The overall active learning procedure, with the optimization technique discussed in the following section, is outlined in Algorithm 1 and Fig 1. We provide a MATLAB implementation of our algorithm in S1 Code.

Algorithm 1 Active learning for GBN

Require: Candidate graph structures , prior over graphs p(G), initial data set , candidate interventions , number of nodes n, number of additional experiments to perform T, number of graph samples S, number of samples for experimental outcome R

 Sample via MCMC

for t = 1 to T do

  for all do

   Sample x1, …, xR from

   for s = 1 to S do

    for j = 1 to n do

     Using Eqs (3)–(6), compute αj, βj, μj, and Λj of

     Compute and det(Λj)

    end for

    for r = 1 to R do

     Using Eqs (7), (13) and (14), compute

    end for

   end for

   Using Eq (12), estimate ψ(I)

  end for

  

  Perform experiment under I, record the outcome x

  D(t) ⇐ (D(t−1),x),

  Sample via MCMC, initialize with

end for

return averaged model of

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Fig 1. Active learning framework for network reconstruction.

We first estimate our belief over candidate graph structures based on the initial data set that contains observational and/or intervention samples. Then, we iteratively acquire new data instances by carrying out the optimal intervention experiment predicted to cause the largest change in our belief (in expectation) and updating the belief. The final belief is summarized into a predicted network via Bayesian model averaging.

http://dx.doi.org/10.1371/journal.pone.0150611.g001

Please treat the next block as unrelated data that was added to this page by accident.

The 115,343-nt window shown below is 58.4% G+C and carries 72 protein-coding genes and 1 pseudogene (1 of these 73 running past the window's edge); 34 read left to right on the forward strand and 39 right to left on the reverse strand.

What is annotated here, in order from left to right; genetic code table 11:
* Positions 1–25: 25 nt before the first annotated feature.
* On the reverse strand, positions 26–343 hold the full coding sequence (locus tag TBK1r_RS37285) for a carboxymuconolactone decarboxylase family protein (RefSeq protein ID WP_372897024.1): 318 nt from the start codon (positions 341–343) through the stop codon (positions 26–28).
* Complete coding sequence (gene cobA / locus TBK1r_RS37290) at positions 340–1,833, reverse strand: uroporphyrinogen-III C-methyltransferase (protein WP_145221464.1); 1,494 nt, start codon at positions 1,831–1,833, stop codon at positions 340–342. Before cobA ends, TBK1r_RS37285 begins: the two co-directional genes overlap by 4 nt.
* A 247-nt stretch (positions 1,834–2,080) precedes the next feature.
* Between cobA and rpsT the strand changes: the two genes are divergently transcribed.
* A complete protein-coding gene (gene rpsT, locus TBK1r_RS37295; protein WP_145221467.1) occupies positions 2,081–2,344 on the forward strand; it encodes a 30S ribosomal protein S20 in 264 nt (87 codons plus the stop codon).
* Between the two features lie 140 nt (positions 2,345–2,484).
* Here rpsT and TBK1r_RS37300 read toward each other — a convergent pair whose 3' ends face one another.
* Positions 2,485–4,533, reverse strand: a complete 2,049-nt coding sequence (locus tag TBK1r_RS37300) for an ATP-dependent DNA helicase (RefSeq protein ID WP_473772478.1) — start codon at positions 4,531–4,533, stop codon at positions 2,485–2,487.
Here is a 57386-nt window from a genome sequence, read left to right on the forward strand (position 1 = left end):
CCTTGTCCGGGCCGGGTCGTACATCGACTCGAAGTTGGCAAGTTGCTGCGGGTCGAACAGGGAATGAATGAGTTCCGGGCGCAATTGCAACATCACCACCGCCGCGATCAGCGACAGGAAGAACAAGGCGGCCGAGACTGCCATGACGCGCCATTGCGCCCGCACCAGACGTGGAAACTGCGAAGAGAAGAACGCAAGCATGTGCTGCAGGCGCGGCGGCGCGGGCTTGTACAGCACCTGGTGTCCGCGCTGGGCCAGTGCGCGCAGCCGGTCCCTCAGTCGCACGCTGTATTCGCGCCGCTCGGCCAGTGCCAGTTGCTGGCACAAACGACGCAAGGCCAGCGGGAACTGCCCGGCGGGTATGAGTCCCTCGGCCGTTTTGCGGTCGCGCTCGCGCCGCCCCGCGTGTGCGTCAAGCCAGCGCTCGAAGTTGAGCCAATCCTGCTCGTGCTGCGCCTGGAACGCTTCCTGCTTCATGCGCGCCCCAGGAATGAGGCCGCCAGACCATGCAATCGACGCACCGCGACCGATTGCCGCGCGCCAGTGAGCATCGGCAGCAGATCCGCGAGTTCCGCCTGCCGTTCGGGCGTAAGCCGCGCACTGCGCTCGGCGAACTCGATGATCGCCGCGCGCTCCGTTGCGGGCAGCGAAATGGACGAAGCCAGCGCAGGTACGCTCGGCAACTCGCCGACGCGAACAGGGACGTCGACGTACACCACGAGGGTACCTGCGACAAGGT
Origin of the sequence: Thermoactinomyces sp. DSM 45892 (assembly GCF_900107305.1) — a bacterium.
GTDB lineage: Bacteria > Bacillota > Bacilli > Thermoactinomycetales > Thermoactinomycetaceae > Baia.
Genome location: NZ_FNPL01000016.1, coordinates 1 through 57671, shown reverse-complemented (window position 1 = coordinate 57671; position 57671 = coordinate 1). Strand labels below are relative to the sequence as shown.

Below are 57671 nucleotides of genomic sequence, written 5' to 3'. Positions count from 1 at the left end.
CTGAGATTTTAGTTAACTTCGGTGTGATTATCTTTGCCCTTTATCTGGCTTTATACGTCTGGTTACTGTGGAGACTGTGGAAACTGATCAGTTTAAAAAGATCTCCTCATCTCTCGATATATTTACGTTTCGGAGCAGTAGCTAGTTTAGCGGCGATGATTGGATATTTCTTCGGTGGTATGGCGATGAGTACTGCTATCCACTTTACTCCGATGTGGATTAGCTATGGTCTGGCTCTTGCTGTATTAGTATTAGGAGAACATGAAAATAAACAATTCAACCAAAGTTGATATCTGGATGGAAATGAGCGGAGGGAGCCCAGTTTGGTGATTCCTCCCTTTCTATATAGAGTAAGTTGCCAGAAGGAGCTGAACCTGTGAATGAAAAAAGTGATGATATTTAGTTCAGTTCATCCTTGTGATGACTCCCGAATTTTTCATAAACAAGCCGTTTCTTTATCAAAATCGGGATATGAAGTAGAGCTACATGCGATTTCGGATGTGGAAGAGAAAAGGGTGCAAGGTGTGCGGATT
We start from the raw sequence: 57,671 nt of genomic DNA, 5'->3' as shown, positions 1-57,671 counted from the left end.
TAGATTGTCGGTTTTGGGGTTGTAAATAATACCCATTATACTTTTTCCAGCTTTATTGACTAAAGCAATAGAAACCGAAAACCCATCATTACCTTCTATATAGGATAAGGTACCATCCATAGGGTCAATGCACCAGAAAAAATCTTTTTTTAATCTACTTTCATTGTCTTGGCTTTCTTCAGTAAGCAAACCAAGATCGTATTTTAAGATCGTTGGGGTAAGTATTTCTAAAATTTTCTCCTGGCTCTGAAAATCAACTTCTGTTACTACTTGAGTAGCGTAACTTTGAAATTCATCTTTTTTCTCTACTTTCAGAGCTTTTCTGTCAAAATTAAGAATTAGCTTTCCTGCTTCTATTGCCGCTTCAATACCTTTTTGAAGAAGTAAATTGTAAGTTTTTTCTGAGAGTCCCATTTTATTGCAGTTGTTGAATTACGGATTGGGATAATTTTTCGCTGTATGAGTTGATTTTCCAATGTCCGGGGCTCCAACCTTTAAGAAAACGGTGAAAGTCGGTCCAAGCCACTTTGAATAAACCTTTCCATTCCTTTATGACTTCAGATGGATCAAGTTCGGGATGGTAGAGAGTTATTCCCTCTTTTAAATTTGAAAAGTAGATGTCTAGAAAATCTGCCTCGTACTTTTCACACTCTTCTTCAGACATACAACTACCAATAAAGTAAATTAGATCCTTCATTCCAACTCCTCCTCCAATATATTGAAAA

Efficient calculation of marginal likelihood.

The computational bottleneck of our algorithm is in the evaluation of for every combination of I, r, and s. This involves calculating the posterior parameters for Gs given and also the updated posterior after observing (xr, I). The former need only be computed once for each Gs. For the latter, the fact that only a single instance is added to the data set allows a more efficient computation of in Eq (4) and in Eq (7). In particular, an application of the Sherman-Morrison formula and the matrix determinant lemma gives us: (13) (14) where vT is the row of the family-specific data set Xj that corresponds to the new outcome xr. Essentially, by saving the inverse and determinant of Λj for each Gs, one can reduce the compute time of from O(md2) to O(d2) where m is the number of samples in the data and d is the upper bound on the number of parents each node can take.

Evaluation of network reconstruction performance.

We assessed the performance of our learning algorithm in several different ways. To analyze how accurately we learned the underlying causal structure, we followed the evaluation scheme used in the DREAM4 challenge [18] and calculated the area under receiver operating characteristic curve (AUROC) and the area under precision recall curve (AUPRC) based on a ranked list of edges. The absolute value of the expected maximum a posteriori (MAP) edge weight , approximated using graph samples from the posterior, was used as the score for each edge. On our simulated data, we also calculated the mean-squared error (MSE) of the expected MAP edge weights (over n(n − 1) possible edges) since we have access to the true parameters.